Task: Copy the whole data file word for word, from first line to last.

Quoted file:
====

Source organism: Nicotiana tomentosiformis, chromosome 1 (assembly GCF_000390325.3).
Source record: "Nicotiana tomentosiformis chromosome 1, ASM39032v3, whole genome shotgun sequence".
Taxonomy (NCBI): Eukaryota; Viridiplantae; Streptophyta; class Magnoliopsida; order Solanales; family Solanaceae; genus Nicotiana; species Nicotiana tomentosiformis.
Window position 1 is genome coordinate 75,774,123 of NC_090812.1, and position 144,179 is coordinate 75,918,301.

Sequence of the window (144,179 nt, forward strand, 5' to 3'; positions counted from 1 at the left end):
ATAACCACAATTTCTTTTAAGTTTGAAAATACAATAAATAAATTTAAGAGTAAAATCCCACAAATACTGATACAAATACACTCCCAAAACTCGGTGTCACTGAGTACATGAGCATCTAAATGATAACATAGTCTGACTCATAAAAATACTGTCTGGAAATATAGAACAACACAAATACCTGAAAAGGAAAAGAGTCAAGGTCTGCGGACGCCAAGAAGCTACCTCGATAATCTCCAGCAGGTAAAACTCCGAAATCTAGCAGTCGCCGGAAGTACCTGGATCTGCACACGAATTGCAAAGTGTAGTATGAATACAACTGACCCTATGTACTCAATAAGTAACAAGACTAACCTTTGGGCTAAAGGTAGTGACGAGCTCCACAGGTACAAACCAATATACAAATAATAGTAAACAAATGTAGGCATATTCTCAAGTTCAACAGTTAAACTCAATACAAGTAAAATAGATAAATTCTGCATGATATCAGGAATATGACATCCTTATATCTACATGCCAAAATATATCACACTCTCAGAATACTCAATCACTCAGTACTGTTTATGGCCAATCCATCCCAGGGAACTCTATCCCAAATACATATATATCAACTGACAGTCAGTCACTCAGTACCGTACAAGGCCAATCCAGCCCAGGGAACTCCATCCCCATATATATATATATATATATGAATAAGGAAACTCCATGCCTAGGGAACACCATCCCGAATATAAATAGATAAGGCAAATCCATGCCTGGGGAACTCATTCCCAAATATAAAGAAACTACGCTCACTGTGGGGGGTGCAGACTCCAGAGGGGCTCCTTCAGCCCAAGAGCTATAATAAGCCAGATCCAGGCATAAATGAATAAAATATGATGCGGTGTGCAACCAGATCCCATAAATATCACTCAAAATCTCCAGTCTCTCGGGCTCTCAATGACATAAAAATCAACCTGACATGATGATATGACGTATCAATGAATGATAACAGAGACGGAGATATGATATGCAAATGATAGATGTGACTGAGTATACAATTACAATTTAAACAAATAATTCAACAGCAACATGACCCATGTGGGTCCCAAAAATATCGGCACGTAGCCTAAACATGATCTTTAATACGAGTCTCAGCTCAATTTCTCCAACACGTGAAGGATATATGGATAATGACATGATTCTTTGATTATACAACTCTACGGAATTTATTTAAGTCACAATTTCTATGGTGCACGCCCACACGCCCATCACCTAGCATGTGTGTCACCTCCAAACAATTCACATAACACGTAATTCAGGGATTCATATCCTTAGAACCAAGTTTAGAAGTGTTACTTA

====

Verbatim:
Source organism: Nicotiana tomentosiformis, chromosome 1 (assembly GCF_000390325.3).
Source record: "Nicotiana tomentosiformis chromosome 1, ASM39032v3, whole genome shotgun sequence".
Taxonomy (NCBI): Eukaryota; Viridiplantae; Streptophyta; class Magnoliopsida; order Solanales; family Solanaceae; genus Nicotiana; species Nicotiana tomentosiformis.
Window position 1 is genome coordinate 75,774,123 of NC_090812.1, and position 144,179 is coordinate 75,918,301.

Sequence of the window (144,179 nt, forward strand, 5' to 3'; positions counted from 1 at the left end):
ATAACCACAATTTCTTTTAAGTTTGAAAATACAATAAATAAATTTAAGAGTAAAATCCCACAAATACTGATACAAATACACTCCCAAAACTCGGTGTCACTGAGTACATGAGCATCTAAATGATAACATAGTCTGACTCATAAAAATACTGTCTGGAAATATAGAACAACACAAATACCTGAAAAGGAAAAGAGTCAAGGTCTGCGGACGCCAAGAAGCTACCTCGATAATCTCCAGCAGGTAAAACTCCGAAATCTAGCAGTCGCCGGAAGTACCTGGATCTGCACACGAATTGCAAAGTGTAGTATGAATACAACTGACCCTATGTACTCAATAAGTAACAAGACTAACCTTTGGGCTAAAGGTAGTGACGAGCTCCACAGGTACAAACCAATATACAAATAATAGTAAACAAATGTAGGCATATTCTCAAGTTCAACAGTTAAACTCAATACAAGTAAAATAGATAAATTCTGCATGATATCAGGAATATGACATCCTTATATCTACATGCCAAAATATATCACACTCTCAGAATACTCAATCACTCAGTACTGTTTATGGCCAATCCATCCCAGGGAACTCTATCCCAAATACATATATATCAACTGACAGTCAGTCACTCAGTACCGTACAAGGCCAATCCAGCCCAGGGAACTCCATCCCCATATATATATATATATATATGAATAAGGAAACTCCATGCCTAGGGAACACCATCCCGAATATAAATAGATAAGGCAAATCCATGCCTGGGGAACTCATTCCCAAATATAAAGAAACTACGCTCACTGTGGGGGGTGCAGACTCCAGAGGGGCTCCTTCAGCCCAAGAGCTATAATAAGCCAGATCCAGGCATAAATGAATAAAATATGATGCGGTGTGCAACCAGATCCCATAAATATCACTCAAAATCTCCAGTCTCTCGGGCTCTCAATGACATAAAAATCAACCTGACATGATGATATGACGTATCAATGAATGATAACAGAGACGGAGATATGATATGCAAATGATAGATGTGACTGAGTATACAATTACAATTTAAACAAATAATTCAACAGCAACATGACCCATGTGGGTCCCAAAAATATCGGCACGTAGCCTAAACATGATCTTTAATACGAGTCTCAGCTCAATTTCTCCAACACGTGAAGGATATATGGATAATGACATGATTCTTTGATTATACAACTCTACGGAATTTATTTAAGTCACAATTTCTATGGTGCACGCCCACACGCCCATCACCTAGCATGTGTGTCACCTCCAAACAATTCACATAACACGTAATTCAGGGATTCATATCCTTAGAACCAAGTTTAGAAGTGTTACTTA